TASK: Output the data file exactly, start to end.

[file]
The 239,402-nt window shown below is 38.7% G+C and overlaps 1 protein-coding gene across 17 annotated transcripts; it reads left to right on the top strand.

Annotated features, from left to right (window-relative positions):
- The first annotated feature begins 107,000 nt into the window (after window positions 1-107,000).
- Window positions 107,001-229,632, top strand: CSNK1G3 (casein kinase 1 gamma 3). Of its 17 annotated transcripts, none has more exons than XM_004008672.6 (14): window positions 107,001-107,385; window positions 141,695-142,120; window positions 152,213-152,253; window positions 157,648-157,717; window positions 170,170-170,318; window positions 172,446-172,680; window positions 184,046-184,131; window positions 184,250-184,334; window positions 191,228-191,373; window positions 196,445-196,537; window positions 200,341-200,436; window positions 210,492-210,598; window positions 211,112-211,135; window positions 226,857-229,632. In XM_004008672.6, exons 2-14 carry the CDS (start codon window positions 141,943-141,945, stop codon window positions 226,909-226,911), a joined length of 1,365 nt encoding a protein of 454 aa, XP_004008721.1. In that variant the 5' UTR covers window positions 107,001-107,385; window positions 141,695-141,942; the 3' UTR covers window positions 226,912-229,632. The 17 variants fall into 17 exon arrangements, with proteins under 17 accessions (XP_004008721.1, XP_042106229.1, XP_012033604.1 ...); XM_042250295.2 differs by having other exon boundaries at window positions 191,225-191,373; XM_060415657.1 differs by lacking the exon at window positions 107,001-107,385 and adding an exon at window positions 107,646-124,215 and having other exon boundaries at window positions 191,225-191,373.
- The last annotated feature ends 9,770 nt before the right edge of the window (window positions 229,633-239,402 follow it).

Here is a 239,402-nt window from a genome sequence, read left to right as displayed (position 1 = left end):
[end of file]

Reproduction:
The 239,402-nt window shown below is 38.7% G+C and overlaps 1 protein-coding gene across 17 annotated transcripts; it reads left to right on the top strand.

Annotated features, from left to right (window-relative positions):
- The first annotated feature begins 107,000 nt into the window (after window positions 1-107,000).
- Window positions 107,001-229,632, top strand: CSNK1G3 (casein kinase 1 gamma 3). Of its 17 annotated transcripts, none has more exons than XM_004008672.6 (14): window positions 107,001-107,385; window positions 141,695-142,120; window positions 152,213-152,253; window positions 157,648-157,717; window positions 170,170-170,318; window positions 172,446-172,680; window positions 184,046-184,131; window positions 184,250-184,334; window positions 191,228-191,373; window positions 196,445-196,537; window positions 200,341-200,436; window positions 210,492-210,598; window positions 211,112-211,135; window positions 226,857-229,632. In XM_004008672.6, exons 2-14 carry the CDS (start codon window positions 141,943-141,945, stop codon window positions 226,909-226,911), a joined length of 1,365 nt encoding a protein of 454 aa, XP_004008721.1. In that variant the 5' UTR covers window positions 107,001-107,385; window positions 141,695-141,942; the 3' UTR covers window positions 226,912-229,632. The 17 variants fall into 17 exon arrangements, with proteins under 17 accessions (XP_004008721.1, XP_042106229.1, XP_012033604.1 ...); XM_042250295.2 differs by having other exon boundaries at window positions 191,225-191,373; XM_060415657.1 differs by lacking the exon at window positions 107,001-107,385 and adding an exon at window positions 107,646-124,215 and having other exon boundaries at window positions 191,225-191,373.
- The last annotated feature ends 9,770 nt before the right edge of the window (window positions 229,633-239,402 follow it).

Here is a 239,402-nt window from a genome sequence, read left to right as displayed (position 1 = left end):